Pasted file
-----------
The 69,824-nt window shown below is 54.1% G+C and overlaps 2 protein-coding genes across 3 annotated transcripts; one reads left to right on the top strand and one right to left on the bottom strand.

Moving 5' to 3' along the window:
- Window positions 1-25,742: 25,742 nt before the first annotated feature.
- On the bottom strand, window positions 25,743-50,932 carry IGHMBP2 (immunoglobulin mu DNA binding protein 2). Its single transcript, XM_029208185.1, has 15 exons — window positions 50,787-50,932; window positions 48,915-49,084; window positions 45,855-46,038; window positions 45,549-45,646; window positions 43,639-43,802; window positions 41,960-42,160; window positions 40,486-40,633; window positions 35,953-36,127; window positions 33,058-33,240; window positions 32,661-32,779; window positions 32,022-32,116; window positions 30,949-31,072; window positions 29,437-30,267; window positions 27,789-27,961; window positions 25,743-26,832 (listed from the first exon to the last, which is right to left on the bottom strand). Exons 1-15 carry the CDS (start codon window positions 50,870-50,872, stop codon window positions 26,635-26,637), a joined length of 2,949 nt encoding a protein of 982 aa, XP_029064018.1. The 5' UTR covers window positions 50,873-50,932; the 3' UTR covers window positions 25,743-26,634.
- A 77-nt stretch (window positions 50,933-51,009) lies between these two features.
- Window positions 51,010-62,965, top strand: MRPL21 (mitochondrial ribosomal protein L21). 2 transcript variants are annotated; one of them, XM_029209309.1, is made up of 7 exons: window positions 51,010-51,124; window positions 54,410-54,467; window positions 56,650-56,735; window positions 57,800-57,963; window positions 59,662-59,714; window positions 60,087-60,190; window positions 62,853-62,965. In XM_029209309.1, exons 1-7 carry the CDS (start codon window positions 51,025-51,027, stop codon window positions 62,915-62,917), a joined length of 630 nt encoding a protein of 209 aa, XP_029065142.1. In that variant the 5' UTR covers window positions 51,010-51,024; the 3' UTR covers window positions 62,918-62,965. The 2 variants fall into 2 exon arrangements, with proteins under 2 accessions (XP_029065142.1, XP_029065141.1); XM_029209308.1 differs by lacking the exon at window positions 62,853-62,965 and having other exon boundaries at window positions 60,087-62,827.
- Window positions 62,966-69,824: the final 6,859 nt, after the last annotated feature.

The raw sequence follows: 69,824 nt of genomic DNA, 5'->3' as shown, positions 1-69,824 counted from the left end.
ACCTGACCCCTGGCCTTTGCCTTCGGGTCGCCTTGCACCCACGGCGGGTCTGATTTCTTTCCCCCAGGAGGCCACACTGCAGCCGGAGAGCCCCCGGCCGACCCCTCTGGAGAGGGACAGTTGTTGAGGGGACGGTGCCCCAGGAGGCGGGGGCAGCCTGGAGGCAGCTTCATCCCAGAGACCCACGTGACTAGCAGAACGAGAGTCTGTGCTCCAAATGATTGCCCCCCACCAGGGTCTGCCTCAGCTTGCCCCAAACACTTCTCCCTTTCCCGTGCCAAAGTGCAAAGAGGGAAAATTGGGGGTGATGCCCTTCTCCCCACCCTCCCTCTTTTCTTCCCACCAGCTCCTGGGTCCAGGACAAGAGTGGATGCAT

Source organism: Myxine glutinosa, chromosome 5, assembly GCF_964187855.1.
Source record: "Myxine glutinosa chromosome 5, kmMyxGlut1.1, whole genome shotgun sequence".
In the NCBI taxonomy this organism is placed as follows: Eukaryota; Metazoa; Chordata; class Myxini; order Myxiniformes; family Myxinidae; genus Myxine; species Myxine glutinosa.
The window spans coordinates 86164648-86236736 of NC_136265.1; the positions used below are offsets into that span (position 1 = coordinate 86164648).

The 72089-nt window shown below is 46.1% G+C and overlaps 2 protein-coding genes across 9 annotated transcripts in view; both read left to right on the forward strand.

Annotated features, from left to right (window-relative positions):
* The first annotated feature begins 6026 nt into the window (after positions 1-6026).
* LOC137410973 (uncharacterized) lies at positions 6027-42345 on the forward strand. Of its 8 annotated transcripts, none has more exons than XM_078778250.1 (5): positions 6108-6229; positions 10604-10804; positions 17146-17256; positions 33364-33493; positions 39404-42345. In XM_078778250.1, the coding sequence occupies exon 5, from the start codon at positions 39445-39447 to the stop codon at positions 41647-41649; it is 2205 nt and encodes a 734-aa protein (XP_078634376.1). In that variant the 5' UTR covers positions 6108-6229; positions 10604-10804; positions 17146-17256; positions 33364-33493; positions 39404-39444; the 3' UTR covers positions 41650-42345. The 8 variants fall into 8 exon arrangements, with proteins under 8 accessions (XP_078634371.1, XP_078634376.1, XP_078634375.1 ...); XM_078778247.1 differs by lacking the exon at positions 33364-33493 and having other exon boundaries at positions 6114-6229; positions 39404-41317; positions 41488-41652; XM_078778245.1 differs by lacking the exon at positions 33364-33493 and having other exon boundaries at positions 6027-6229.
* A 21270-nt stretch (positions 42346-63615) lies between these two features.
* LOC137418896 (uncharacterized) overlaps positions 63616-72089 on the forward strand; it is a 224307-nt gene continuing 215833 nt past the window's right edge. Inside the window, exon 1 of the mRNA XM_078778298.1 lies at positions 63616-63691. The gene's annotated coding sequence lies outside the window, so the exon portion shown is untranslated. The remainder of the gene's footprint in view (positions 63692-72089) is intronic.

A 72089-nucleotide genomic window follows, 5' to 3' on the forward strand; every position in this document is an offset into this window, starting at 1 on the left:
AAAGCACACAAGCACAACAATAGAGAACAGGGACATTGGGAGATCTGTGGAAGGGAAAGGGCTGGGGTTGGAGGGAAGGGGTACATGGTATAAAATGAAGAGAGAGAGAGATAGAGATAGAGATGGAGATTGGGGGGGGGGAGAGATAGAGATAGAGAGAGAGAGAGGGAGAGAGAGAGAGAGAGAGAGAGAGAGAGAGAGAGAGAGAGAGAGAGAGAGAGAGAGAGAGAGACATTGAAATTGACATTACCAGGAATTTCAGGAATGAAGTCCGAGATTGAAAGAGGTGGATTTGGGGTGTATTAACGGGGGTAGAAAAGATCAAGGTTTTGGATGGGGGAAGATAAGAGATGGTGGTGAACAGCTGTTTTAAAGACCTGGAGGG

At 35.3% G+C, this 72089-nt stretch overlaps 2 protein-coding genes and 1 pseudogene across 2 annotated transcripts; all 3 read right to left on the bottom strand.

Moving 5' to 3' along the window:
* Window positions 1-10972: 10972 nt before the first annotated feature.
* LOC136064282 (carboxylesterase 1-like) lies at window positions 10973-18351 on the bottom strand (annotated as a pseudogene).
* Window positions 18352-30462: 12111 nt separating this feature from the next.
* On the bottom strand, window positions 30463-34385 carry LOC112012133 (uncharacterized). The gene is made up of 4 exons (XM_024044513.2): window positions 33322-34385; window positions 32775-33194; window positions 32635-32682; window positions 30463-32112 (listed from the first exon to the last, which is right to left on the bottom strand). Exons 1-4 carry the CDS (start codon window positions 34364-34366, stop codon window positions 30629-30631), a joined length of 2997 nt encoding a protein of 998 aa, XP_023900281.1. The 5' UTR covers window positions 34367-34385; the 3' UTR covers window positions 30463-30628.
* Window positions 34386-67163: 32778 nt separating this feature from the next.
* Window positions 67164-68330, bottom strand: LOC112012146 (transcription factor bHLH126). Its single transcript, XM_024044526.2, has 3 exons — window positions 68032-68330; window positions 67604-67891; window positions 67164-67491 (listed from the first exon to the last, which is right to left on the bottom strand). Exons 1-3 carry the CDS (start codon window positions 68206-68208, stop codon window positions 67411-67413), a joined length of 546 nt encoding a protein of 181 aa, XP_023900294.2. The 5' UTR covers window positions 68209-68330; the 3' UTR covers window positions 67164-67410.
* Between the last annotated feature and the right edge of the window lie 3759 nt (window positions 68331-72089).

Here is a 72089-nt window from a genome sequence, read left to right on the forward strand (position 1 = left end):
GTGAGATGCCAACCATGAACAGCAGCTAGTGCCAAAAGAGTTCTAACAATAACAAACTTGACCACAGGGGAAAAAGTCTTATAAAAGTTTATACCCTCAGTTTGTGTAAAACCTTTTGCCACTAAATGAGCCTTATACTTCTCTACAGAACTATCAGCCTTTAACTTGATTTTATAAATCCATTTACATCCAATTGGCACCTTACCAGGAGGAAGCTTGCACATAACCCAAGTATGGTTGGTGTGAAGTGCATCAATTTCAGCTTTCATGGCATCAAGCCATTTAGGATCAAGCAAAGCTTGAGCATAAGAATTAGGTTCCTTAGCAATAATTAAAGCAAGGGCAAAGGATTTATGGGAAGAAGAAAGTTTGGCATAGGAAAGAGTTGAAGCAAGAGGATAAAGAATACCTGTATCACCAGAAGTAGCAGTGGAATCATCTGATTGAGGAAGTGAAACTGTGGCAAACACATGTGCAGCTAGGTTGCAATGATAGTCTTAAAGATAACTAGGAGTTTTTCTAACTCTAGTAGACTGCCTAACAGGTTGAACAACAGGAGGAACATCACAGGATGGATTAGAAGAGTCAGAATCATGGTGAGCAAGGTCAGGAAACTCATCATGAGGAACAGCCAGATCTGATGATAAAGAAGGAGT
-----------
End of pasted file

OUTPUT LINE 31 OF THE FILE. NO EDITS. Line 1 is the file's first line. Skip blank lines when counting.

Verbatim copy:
Here is a 72089-nt window from a genome sequence, read left to right on the forward strand (position 1 = left end):